It’s hard not to think of Katniss’s split between public persona and private space — a space that, in the Hunger Games, is implicitly subversive, even treasonous — when looking at this week’s coverage of the movie’s rollout. “Jennifer Lawrence steals the show at ‘The Hunger Games’ premiere,” writes Access Hollywood, in gushing tones that could have come straight from the clown-crayoned mouth of Effie Trinket. “Jennifer Lawrence stuns the crowd in a golden Prabal Gurung gown at ‘The Hunger Games’ premiere where she chats with Access’ Shaun Robinson about how her life has changed for better and worse since taking on the role of Katniss.”

Jason Mittell wrote recently about “inferred interiority,” that intersubjective artifact of serial storytelling in which the limitations of visual media to present a character’s inner life are compensated for by the viewer’s store of knowledge accumulated through exposure to and study of previous episodes. Reading this effect transmedially and paratextually — not, that is, along the solitary throughline of a single serialized fiction, but along the perpendicular axes of an actor’s larger intertextual existence, along with that of the characters they play — it’s hard not to infer beneath Lawrence’s smiling face the subtle signs of Katniss’s resistance to her own commodification through beautification.

The critical comparisons that unfold from this odd collision of realities range from the similarities between Panem and current political culture (not exactly a huge leap, given the frightening religiosity and hard-line social conservatism of the Republican presidential candidates) to the relentless spectacularization of young women’s bodies in both fictional and actual frameworks — the disciplinary operations of patriarchy marked in the one and unmarked in the other. The artistic merits of the Hunger Games franchise aside (and for the record, I’m enjoying the books and looking forward to the film), it has succeeded, like all good dystopian SF, in collapsing a certain distance between the reassuring rituals of our daily life and the troubling trends that lurk beneath its painted-on smiles.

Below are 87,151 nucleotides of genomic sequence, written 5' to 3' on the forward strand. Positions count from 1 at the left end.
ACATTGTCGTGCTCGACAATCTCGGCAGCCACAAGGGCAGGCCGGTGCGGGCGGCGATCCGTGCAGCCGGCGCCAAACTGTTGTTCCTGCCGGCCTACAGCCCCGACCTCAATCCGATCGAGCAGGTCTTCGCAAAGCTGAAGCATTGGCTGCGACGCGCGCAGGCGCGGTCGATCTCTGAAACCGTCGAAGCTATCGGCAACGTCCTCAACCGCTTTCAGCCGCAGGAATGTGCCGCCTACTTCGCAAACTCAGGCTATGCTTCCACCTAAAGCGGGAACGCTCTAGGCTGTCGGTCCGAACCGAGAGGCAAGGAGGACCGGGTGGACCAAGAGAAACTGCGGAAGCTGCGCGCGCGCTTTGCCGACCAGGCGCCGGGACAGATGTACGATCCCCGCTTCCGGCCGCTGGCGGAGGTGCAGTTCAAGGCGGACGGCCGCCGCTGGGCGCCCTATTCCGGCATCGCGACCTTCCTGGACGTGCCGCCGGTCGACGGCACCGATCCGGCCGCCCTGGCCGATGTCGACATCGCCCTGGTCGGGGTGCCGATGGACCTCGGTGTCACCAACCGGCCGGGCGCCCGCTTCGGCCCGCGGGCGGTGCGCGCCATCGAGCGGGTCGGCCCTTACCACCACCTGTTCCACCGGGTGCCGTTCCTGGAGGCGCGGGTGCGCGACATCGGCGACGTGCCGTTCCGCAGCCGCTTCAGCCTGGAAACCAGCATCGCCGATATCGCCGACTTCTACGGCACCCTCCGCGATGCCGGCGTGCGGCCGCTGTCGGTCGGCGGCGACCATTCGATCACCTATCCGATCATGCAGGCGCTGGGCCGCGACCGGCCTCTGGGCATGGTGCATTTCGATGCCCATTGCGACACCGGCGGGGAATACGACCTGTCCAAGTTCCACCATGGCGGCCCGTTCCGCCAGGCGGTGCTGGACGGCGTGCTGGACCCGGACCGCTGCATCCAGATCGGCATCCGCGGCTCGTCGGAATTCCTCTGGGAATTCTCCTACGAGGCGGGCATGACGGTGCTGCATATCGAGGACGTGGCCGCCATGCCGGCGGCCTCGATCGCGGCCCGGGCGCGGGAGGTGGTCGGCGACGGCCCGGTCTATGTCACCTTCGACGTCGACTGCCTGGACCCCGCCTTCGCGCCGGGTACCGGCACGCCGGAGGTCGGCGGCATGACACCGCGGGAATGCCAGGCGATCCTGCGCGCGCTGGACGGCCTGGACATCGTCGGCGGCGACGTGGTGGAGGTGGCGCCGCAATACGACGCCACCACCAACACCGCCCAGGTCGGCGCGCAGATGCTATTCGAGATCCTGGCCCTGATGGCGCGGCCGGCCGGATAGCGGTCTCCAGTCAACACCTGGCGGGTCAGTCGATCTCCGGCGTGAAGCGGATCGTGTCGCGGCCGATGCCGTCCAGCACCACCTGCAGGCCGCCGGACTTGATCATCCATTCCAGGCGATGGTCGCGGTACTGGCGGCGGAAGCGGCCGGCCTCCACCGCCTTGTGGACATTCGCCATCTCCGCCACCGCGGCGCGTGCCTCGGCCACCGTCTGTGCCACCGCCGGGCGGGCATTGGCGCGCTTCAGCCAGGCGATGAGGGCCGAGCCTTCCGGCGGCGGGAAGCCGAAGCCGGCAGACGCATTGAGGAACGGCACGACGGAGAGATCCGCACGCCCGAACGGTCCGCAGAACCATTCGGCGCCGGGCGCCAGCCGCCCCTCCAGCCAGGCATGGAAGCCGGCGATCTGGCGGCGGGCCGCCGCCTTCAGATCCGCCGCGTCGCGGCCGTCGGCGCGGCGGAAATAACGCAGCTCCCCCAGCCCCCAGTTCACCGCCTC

Awaiting Avatar

Apparently Avatar, which opened on Friday at an immersive neural simulation pod near you, posits an intricate and very real connection between the natural world and its inhabitants: animus in action, the Gaia Hypothesis operationalized on a motion-capture stage. If this is so — if some oceanic metaconsciousness englobes and organizes our reality, from blood cells to weather cells — then perhaps it’s not surprising that nature has provided a perfect metaphor for the arrival of James Cameron’s new film in the form of a giant winter storm currently coloring radar maps white and pink over most of the eastern seaboard, and trapping me and my wife (quite happily) at home.

Avatar comes to mind because, like the blizzard, it’s been approaching for some time — on a scale of years and months rather than hours and minutes, admittedly — and I’ve been watching its looming build with identical avidity. I know Avatar’s going to be amazing, just as I knew this weekend’s storm was going to be a doozy (the expectation is 12-18 inches in the Philadelphia area, and out here in our modest suburb, the accumulation is already enough to make cars look as though they have fuzzy white duplicates of themselves balanced on their roofs). In both cases, of course, this foreknowledge is not as monolithic or automatic a thing as it might appear. The friendly meteorologists on the Weather Channel had to instruct me in the storm’s scale and implacability, teaching me my awe in advance; similarly, we all (and I’m referring here to the entire population of planet earth) have been well and thoroughly tutored in the pleasurable astonishment that awaits us when the lights go down and we don our 3D glasses to take in Cameron’s fable of Jake Sully’s time among the Na’vi.